20140509 Dam, The middle row of lamandra was planted by Pete the rest are all wonderful weedy plants that are doing their utmost to cover the bare soil. I am fascinated at how the weedy plants grow and these pioneer ones are very close to the ground. I feel they are trying to cover as much bare earth as they possibly can. After these appear more begin to come up in the gaps creating more and more cover for the damaged and exposed soil area.

20140509 plant life beginning to establish itself on the edge of the dam

20140509 plant life beginning to establish itself on the edge of the dam

20140509 Fleabane that is growing up from the edges in around the Dam, doing its thing to heal the disturbed and damaged soil

20140509 Fleabane that is growing up from the edges in around the Dam, doing its thing to heal the disturbed and damaged soil

fleabane, plantain and other ground covers

20140509 fleabane, plantain and other ground covers that are ever spreading their seeds to grow and cover more and more of the exposed soil of the dam bank

20140509 Growing from the bottom up, all the thistles which have died and will now become mulch along with all types of other soil healing plants all creeping closer and more up the dam bank. I find this fascinating how plants are designed to grow, repair, and heal the soil. They do it without any human intervention and all the plants that are needed the seed is in the soil ready to heal when the conditions are right for them. We have noticed that there are cycles of plants, for example there are sharp spiky thistle crops which come up once to three times until they have done their job and then new types of plants appear, like softer milk thistles and then softer still. Each plant seems to come up between one and three times and then doesn't come up again in the same area.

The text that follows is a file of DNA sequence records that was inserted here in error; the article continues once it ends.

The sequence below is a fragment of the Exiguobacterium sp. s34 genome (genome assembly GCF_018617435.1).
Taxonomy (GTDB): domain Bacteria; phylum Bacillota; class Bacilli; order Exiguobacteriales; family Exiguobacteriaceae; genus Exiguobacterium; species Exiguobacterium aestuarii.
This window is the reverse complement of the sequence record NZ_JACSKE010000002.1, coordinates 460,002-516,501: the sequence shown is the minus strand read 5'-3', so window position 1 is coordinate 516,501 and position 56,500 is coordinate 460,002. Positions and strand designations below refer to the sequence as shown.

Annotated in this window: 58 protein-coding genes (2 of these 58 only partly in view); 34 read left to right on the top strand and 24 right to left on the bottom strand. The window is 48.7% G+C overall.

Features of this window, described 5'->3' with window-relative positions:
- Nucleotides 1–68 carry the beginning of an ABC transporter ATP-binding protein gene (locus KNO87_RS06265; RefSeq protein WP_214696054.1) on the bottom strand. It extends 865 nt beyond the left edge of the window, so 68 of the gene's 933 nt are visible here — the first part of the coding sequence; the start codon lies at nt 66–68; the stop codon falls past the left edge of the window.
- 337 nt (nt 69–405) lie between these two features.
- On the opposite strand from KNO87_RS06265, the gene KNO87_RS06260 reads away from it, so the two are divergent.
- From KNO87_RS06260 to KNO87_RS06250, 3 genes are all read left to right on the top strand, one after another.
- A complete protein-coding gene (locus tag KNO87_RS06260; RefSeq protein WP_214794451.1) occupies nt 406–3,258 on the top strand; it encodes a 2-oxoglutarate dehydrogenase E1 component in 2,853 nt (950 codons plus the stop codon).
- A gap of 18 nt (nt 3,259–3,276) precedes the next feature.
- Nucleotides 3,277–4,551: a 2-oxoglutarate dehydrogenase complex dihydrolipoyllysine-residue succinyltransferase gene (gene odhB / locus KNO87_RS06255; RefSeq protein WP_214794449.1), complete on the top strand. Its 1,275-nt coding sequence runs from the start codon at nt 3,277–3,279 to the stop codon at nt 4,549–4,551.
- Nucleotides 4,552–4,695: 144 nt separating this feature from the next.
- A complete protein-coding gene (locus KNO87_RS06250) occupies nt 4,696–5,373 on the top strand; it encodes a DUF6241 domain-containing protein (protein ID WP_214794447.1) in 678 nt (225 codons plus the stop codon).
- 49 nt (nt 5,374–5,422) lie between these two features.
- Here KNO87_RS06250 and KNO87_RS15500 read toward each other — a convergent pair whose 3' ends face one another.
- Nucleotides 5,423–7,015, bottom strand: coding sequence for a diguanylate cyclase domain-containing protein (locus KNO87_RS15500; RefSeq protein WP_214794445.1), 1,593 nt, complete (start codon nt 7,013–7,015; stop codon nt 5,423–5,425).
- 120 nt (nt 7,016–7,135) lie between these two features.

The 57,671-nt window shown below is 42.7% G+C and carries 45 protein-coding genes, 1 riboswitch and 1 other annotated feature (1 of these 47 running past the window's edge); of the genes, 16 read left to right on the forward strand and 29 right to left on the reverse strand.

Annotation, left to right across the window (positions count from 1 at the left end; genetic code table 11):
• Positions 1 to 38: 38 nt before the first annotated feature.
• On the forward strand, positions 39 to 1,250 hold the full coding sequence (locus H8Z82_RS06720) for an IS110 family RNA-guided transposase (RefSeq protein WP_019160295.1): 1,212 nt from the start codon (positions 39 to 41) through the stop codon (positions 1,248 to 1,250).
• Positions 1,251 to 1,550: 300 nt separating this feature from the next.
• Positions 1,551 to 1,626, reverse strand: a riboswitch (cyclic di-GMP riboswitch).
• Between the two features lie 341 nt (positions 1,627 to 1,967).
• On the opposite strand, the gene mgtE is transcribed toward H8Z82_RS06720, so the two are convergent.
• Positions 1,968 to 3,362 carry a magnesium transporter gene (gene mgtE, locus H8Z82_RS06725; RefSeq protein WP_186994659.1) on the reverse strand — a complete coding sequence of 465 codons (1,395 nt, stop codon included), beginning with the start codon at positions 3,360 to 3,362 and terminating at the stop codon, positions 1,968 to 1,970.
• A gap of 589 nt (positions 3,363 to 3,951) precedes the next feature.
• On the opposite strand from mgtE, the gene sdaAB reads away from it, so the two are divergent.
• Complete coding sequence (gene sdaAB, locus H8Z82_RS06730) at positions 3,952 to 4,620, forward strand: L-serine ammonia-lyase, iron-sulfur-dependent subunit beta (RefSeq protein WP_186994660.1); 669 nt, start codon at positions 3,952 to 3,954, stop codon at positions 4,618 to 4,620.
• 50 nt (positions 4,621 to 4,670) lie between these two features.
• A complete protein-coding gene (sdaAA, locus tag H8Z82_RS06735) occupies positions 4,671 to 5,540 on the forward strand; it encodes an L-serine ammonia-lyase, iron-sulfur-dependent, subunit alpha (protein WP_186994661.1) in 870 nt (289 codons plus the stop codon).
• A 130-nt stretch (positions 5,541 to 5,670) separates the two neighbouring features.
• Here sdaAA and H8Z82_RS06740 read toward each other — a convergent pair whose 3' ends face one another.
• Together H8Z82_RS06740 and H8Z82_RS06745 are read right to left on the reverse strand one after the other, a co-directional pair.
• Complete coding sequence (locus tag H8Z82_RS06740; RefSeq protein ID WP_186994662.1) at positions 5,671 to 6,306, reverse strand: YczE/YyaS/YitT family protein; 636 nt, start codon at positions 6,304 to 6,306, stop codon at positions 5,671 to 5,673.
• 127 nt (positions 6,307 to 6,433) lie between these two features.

20140509 Growing from the bottom up, all the thistles which have died and will now become mulch along with all types of other soil healing plants all creeping closer and more up the dam bank. I find this fascinating how plants are designed to grow, repair, and heal the soil. They do it without any human intervention and all the plants that are needed the seed is in the soil ready to heal when the conditions are right for them. We have noticed that there are cycles of plants, for example there are sharp spiky thistle crops which come up once to three times until they have done their job and then new types of plants appear, like softer milk thistles and then softer still. Each plant seems to come up between one and three times and then doesn’t come up again in the same area.

20140828 As full as the dam has been so far. You can see the erosion lines in the foreground and some of the pioneer plants on the far bank

20140828 As full as the dam has been so far. You can see the erosion lines in the foreground and some of the pioneer plants on the far bank